THIS ACTION THAT I FORESEE has nothing to do with melodrama. It is that life as lived by me now is a series of exceptions… I was (am?) not unique but special. This is why I was an artist…

I’ve been selecting her images, and the quotes from her diary, to give it all an everyday life tone. In the design chosen for the Tumblr account I wanted to respect the photographs, placing them in a grid for each of them to be able to breathe and to be complemented by the previous and/or the next ones. I absolutely venerate her black and white. Sprinkling Tumblr with her own thoughts, anguish and eagerness made me feel that Francesca was my second skin for a few hours.

Am I in the picture? Am I getting in or out of it? I could be a ghost, an animal or a dead body, not just this girl standing on the corner…?

Many have defined Francesca as an actress. I prefer to think of her as another shape, as an empty body. As a geometry that interacted with landscape, no matter which one it was. As a dialoguing shape. As a shape that destroys. As a shape that sometimes emerges above other objects. All this makes me think of her incredible instinct in the act of revealing her body by dressing and undressing it, by damaging it and making it escape. A fact that turns her and her work into something alive able to generate the same debates than any visual artist still alive. But the importance of Francesca’s work doesn’t only come from this fact. The spectator, whoever s/he is, is faced by the work of an artist who presented herself as object but also as subject. Much has been talked about in this sense of the premonitory character of Francesca’s snaps, of that supposed desire to escape life, the body, image, but what photograph isn’t trying to do that? I don’t see it that way, or at least I can’t interpret it from that point of view only. In the work of Francesca Woodman there’s a very intelligent mise-en-scène, an almost obsessive care for lines, for mathematics, architecture and, above all, for proportion. That’s why anyone uploading her work on Tumblr isn’t Francesca Woodman.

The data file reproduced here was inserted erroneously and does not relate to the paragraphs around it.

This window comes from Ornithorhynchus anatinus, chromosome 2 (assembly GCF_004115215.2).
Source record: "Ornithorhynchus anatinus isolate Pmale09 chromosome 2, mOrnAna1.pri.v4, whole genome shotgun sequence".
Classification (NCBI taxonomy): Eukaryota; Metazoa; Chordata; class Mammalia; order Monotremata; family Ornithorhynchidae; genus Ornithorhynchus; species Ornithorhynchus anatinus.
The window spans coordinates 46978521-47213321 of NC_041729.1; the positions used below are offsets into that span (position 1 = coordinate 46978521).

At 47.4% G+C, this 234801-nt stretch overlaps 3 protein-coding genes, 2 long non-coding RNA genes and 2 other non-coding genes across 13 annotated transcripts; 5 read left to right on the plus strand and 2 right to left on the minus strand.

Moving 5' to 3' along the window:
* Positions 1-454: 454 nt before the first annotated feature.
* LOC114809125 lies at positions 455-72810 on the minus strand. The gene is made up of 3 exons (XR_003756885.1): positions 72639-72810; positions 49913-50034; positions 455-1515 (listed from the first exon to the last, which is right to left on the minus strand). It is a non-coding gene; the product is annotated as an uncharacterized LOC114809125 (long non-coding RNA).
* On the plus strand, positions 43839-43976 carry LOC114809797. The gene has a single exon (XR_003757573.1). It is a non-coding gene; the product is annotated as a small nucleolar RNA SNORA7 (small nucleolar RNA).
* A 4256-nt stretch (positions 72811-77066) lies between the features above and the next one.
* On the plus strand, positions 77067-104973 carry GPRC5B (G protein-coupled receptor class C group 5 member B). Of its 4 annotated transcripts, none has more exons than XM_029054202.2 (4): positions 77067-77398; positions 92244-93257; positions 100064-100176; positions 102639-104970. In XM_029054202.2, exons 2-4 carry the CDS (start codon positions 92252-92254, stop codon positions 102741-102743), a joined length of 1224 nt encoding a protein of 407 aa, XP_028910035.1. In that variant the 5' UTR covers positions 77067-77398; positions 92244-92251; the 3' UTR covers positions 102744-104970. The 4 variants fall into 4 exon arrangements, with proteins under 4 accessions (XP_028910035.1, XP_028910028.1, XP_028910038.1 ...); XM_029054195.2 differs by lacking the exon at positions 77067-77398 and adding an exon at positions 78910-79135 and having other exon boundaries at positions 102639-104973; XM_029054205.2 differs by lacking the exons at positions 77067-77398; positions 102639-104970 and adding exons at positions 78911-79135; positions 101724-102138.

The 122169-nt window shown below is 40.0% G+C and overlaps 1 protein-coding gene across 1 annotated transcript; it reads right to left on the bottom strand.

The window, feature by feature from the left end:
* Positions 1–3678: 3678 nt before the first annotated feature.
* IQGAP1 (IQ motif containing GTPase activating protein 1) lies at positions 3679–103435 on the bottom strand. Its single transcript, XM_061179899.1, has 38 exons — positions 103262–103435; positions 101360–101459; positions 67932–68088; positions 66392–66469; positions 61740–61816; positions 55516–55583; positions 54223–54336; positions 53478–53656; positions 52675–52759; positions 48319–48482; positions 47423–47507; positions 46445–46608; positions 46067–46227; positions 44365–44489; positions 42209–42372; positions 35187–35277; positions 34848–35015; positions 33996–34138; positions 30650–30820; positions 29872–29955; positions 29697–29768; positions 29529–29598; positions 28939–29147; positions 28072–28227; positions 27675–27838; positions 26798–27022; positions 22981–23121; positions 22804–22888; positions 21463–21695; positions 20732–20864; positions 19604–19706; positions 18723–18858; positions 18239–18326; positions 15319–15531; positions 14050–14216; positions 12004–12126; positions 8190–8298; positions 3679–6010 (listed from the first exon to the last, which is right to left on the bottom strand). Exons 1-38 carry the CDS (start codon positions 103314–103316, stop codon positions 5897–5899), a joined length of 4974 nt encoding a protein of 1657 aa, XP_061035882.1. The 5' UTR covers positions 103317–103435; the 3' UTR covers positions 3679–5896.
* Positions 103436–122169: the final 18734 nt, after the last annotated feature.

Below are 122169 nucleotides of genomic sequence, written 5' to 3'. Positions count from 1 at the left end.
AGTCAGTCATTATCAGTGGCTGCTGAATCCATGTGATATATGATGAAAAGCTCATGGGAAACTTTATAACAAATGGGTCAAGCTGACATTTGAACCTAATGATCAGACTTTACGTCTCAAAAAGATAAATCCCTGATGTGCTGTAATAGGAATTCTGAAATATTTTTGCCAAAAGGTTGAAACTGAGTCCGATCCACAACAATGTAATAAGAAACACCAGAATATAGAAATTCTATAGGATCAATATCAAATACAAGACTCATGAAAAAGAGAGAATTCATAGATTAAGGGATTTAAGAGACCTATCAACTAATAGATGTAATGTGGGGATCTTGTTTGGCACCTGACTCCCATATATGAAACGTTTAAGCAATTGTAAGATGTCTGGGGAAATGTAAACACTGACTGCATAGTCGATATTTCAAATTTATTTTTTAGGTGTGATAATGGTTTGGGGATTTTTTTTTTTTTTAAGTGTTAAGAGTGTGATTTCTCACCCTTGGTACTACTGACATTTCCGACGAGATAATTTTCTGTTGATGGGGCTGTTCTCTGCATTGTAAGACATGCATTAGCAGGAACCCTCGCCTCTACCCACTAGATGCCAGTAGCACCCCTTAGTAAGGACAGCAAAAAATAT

These things arrived from my grandmother’s they make me think about where I fit in this odd geometry of time. This mirror is a sort of rectangle although they say mirrors are just water specified

Finally, I would like to focus on the one that’s without a doubt my favourite photograph, Untitled, because it expresses what I like the most about Francesca. It reminds me of the crucifixion by Van Der Weyden but it’s very different in substance. As if with her photograph, Francesca had desecrated something sacred, not the crucifixion that she elevates by placing it in everyday life, inside a home. What she desecrates is art itself, taking crucifixion as a chroma, as a topos from which to build. And hence the importance of what I mentioned earlier, the body as another object, the body in this case as a secondary thing, in this image, where the relationship between each element of the image and the geometric relationships established between them are what create harmony. If we look at the image in detail, we can see how it can be decomposed in rectangles. It’s strange and harmonious. Everything in Francesca’s work seems to have a second skin. In almost all representations of the crucifixion, at the feet of the cross we have the Marys or Joseph of Arimathea, all witnesses. Here the only witnesses are objects: chair, door, sheet. The mute object, witness turned subject, there’s something of a mundane hierophany in all her works, in that desire of exposing herself to the walls and the floors and in wanting to fuse with them and becoming their equal. Francesca also deletes the skulls and death, since all in her work is a memento mori.